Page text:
New programs, like Kandorr-HEAL, can be run properly as well in the upstairs kitchen and meeting space, according to chronic disease nurse Pheona Griffith.
"Kandorr means path, or track, in the local Wauthorong language," she said.
"We bring in a group of people, there's some education on a Tuesday followed by supportive gym, and then on Thursday we reconnect and either do gym as a group, or we do cooking skills.
"I was finding people weren't comfortable with their cooking skills - I had 40-year-olds who hadn't cut an onion, so it's about feeling comfortable in that safe space and actually learning how to cook and prepare healthy food for the family.
"One size doesn't fit all, it's about thinking outside the box to support people through the program."
BADAC's chief executive Karen Heap said the co-op was struggling in its old building - for example, pathology and podiatry shared a room, and only one specialist could use it at a time.
"We just didn't have enough space, it was really tiny," she said.
"We were increasing our services, at that stage we had some really good doctors in place, and we just felt that we would grow further - just from the 15 years we've been here, we started off with a population of around 600 people, and we're now up to about 3000 in Ballarat and district.
"We're talking about huge growth in not such a long time - what's it going to be like in another 10 years?"
Her advice for other Aboriginal community-controlled health services was simple - get a professional grants writer and make it as easy as possible to get funding.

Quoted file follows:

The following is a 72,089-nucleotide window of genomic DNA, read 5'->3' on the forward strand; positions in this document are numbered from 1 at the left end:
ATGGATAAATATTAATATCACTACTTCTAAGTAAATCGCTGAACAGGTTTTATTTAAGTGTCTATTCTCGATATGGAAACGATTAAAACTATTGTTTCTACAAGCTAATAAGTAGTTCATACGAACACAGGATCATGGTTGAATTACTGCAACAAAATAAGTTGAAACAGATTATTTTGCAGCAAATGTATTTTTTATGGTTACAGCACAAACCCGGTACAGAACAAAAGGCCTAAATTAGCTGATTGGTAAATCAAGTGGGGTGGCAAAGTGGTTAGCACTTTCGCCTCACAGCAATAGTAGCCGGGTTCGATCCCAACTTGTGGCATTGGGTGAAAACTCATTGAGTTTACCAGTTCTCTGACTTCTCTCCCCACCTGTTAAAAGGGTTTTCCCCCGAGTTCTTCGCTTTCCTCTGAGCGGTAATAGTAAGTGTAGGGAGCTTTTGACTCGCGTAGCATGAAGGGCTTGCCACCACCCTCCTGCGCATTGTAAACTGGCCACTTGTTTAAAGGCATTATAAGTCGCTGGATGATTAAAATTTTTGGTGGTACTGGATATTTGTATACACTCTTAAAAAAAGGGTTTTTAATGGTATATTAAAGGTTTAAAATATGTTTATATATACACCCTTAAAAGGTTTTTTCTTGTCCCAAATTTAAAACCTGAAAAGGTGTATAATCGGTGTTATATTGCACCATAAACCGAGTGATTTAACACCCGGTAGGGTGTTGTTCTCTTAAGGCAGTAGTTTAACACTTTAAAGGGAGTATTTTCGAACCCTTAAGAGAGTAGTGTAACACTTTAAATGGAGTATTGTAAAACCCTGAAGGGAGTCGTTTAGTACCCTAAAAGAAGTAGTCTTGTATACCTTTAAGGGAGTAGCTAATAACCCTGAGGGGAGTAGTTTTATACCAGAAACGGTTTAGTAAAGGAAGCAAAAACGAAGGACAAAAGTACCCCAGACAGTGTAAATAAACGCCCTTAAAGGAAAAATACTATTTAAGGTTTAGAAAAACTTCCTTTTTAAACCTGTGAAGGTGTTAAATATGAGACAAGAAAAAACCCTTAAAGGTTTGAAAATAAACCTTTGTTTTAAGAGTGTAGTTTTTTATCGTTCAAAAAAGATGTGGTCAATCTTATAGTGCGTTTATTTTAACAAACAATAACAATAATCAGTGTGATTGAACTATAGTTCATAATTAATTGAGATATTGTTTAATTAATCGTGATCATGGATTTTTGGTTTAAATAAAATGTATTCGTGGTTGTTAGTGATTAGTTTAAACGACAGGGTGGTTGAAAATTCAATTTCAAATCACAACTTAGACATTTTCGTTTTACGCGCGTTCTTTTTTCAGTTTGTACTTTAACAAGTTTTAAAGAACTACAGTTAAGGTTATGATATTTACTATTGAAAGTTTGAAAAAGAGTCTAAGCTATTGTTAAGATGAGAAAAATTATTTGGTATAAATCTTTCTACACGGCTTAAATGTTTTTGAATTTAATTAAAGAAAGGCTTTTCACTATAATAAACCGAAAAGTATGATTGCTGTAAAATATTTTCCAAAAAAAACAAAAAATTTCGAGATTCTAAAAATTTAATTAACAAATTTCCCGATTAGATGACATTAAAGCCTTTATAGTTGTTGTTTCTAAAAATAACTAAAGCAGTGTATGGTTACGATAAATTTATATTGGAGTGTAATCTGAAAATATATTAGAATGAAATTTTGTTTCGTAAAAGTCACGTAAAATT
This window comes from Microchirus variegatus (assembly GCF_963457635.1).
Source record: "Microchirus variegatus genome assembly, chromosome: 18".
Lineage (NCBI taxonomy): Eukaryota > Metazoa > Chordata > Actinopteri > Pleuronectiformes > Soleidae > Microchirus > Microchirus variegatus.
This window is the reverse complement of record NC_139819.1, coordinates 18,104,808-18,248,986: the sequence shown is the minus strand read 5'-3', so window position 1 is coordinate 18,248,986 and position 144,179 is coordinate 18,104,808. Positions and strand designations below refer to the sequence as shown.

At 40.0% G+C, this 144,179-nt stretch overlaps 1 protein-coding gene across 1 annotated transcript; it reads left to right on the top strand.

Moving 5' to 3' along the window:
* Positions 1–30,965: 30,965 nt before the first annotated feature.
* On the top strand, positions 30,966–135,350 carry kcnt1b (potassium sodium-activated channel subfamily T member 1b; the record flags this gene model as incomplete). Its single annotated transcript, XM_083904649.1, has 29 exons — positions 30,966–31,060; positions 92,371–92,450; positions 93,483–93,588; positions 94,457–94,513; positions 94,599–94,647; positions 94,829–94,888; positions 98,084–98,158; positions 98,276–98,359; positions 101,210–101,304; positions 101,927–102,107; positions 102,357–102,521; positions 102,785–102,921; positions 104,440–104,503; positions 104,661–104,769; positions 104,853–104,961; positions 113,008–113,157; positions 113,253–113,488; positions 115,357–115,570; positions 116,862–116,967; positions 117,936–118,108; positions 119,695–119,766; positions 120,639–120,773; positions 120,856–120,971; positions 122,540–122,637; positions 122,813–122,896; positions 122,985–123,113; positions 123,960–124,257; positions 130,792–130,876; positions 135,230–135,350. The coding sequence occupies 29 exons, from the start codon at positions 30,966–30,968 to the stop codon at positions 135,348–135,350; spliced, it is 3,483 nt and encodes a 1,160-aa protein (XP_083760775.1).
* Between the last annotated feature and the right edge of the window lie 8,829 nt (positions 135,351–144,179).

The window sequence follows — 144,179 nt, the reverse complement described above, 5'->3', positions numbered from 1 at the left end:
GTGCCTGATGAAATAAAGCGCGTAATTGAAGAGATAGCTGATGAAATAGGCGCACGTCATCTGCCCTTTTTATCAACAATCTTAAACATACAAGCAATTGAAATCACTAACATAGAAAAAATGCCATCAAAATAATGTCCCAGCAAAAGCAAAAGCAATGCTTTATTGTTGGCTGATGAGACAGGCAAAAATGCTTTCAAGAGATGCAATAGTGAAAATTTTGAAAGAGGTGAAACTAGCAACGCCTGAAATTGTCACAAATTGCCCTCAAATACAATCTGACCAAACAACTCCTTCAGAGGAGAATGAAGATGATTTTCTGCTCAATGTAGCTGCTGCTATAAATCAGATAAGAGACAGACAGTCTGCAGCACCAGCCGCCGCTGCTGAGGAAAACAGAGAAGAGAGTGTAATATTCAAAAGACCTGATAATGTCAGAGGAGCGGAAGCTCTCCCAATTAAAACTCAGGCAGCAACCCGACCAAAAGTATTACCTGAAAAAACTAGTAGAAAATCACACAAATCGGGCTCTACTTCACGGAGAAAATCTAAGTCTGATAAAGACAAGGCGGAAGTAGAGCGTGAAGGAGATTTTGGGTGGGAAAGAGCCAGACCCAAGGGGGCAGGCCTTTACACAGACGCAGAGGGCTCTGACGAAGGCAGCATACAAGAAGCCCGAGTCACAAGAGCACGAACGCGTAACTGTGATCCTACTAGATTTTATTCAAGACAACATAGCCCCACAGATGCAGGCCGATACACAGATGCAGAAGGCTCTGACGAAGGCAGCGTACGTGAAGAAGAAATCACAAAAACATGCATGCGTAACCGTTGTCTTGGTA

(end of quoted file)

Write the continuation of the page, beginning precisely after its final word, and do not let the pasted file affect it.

"I think BADAC is leading the way to a certain degree," she said.
"There's other ACCHOs out there that certainly have remarkable places, Rumbalara (in Shepparton) and MADAS - in Mildura - they've developed and grown over the years, but they've got higher populations in the area too, of Aboriginal people.
"We're certainly up there as far as people do take notice of what Ballarat's doing and want to know how to do it, and I'm happy to provide any support they need to help them get funding too, and I think for us, it's been an absolute asset to have a grants writer."
The ultimate goal for the co-op, other than look after the Indigenous community in the district, is self-determination, she added.
The medical centre is a step on that path, with more jobs and income for Indigenous people.
"That's the vision, self-determination, to be self-reliant without government funding, because then you've got open range to actually do the things we want to do without government telling you what to do," she said.
"How do you actually service your community without the government thinking they know how to do it, when they actually don't."